While the bachelor’s and master’s in organizational leadership are rooted in the same principles, by nature, the graduate degree goes into more detail. The master’s is essentially an extension of the bachelor’s degree program and can also open you up to higher-level positions. Let’s take a look at some of the learning outcomes the degrees share, and then what additional milestones are achieved at the graduate level.
At National, both the bachelor’s and master’s program aim to help students:
- Develop a personal leadership approach.
- Identify the challenges and advantages of diverse groups in organizations within a global environment.
- Analyze negotiating styles of leaders and compare and contrast the concepts of leadership and power.
- Evaluate the ethical implications of leadership decisions and strategies.
The bachelor of science is designed for students to develop effective leadership skills in team and individual environments. It’s also meant to “help students move from an authoritarian paradigm to one of collaboration and integration.”
The graduate degree is essentially an extension of the bachelor’s degree program and can also open you up to higher-level positions. So, the master’s degree in organizational leadership is more about integrating theory with practice. The program focuses on change-oriented leadership, creativity, empathy, and democracy. The master’s program also works in information technology and other digital aspects of leadership.
The Curriculum and Coursework
Another difference between the two levels of organizational leadership degrees is what you’ll learn. Many on-campus and online degree programs require a final capstone project, where you bring together everything you’ve learned into a final research project. At National, you do this at the bachelor’s and master’s level.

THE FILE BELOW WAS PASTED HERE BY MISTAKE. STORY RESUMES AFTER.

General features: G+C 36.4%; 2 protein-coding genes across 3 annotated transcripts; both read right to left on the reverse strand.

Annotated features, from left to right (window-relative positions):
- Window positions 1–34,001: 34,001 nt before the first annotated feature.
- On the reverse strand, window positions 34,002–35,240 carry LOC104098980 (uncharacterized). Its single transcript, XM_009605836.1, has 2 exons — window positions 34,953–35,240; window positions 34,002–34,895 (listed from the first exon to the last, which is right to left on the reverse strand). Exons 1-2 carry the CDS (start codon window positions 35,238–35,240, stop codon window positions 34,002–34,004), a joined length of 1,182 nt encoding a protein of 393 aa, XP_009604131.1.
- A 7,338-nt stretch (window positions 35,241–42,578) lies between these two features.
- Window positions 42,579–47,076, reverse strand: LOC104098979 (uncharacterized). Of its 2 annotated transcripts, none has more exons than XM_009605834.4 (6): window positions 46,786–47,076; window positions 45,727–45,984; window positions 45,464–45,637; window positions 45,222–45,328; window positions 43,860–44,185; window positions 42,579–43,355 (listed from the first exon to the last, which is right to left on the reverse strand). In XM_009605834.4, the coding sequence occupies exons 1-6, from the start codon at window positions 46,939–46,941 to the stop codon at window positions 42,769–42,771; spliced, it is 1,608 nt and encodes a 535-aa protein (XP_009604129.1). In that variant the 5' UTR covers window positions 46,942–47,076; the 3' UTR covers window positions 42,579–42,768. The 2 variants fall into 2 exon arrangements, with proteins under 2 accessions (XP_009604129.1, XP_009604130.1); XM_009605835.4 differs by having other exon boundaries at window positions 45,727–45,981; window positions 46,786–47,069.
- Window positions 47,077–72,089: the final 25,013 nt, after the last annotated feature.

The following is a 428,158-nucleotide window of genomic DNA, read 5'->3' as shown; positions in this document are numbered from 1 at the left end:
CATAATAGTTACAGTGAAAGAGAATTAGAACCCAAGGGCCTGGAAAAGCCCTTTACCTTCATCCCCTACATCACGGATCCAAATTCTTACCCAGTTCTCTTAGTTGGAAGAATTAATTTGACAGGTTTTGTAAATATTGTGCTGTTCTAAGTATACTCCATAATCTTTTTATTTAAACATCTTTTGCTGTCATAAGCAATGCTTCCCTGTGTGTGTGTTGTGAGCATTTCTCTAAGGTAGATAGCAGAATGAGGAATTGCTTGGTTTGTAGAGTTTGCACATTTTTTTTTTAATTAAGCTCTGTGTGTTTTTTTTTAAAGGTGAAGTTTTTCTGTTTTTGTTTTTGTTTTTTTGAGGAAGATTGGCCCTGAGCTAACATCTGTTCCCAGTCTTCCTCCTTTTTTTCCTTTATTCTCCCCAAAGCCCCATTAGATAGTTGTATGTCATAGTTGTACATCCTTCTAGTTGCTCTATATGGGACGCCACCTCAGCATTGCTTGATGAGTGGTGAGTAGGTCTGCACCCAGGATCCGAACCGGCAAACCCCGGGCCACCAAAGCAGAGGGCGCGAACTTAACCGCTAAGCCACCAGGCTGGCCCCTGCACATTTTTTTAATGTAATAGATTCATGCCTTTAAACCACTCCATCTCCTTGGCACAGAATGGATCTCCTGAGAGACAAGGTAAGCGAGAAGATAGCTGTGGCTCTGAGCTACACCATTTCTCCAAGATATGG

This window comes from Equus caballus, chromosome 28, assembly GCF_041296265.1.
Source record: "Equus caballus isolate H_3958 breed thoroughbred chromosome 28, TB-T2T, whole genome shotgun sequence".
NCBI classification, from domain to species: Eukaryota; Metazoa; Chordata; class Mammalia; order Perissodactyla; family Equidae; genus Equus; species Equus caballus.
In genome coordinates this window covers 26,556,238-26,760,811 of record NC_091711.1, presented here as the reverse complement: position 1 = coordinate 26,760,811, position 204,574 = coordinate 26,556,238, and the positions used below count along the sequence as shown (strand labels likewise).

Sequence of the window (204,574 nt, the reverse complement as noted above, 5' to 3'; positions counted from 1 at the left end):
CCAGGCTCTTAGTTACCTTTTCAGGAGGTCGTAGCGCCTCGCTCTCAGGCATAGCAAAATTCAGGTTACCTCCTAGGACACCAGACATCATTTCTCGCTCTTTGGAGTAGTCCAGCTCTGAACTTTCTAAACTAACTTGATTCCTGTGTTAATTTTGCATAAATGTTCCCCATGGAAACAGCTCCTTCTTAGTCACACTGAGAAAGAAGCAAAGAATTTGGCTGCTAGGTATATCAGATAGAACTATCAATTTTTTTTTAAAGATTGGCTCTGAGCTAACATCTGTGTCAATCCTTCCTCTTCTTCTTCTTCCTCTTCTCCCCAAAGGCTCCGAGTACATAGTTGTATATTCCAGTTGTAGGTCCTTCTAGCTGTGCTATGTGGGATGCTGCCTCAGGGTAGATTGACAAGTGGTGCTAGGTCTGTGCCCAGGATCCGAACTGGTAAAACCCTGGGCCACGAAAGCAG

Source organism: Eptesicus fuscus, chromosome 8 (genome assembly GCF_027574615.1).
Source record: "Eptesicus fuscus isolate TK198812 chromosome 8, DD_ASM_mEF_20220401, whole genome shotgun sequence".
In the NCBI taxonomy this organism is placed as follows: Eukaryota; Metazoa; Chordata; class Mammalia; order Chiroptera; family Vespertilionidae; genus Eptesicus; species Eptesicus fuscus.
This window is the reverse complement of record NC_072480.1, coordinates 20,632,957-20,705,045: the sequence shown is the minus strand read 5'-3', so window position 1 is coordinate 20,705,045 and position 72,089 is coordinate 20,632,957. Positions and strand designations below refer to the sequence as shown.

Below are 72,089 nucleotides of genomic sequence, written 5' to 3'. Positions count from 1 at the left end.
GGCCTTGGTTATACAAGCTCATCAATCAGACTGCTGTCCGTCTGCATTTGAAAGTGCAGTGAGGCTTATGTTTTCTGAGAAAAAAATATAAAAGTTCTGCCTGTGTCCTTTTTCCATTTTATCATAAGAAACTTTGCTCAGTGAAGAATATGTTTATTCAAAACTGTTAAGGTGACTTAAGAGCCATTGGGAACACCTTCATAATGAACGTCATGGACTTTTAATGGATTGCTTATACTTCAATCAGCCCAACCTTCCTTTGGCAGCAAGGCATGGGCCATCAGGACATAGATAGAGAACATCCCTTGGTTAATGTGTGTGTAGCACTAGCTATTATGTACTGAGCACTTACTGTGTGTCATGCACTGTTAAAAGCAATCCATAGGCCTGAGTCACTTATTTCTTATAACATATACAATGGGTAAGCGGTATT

Aside from that and a few overlapping courses, your classes would differ depending on which level you’re at. A bachelor’s degree of any kind requires education classes; these could include math, literature, science, history, and the arts. If you’re earning a second bachelor’s degree, however, you might be able to transfer in a certain number of those classes. This can help you earn your BS in organizational leadership quicker and at a lower cost.
The bachelor’s degree in organizational leadership will also include introductory business and leadership courses and topics such as:
- Legal aspects of business.
- Principles of management and organizations.
- Introduction to leadership.
- Classic studies of leadership.
- Leading diverse groups and teams.
- Ethics and decision making.
- Research for leaders.
Assuming you’ve learned the foundations in your bachelor’s program or in the workplace (or both), the master’s degree in organizational leadership dives deeper into leadership with topics and classes such as:
- Ethics and classic theories.
- Leadership in the 21st century.
- Conflict and power dynamics.
- Leading change and adaptation.
- Worldview and adult development.
- Analysis and decision-making.
A few other differences: The bachelor’s degree level focuses on written and oral business communication, while the master’s degree puts more emphasis on research. The electives available at each level may also differ.
If leading people, a team, or an entire organization appeals to you, explore National University’s organizational leadership and other business programs. Visit our human resources and leadership programs page to find out which of our online degree programs fits your background, interests, and goals the best.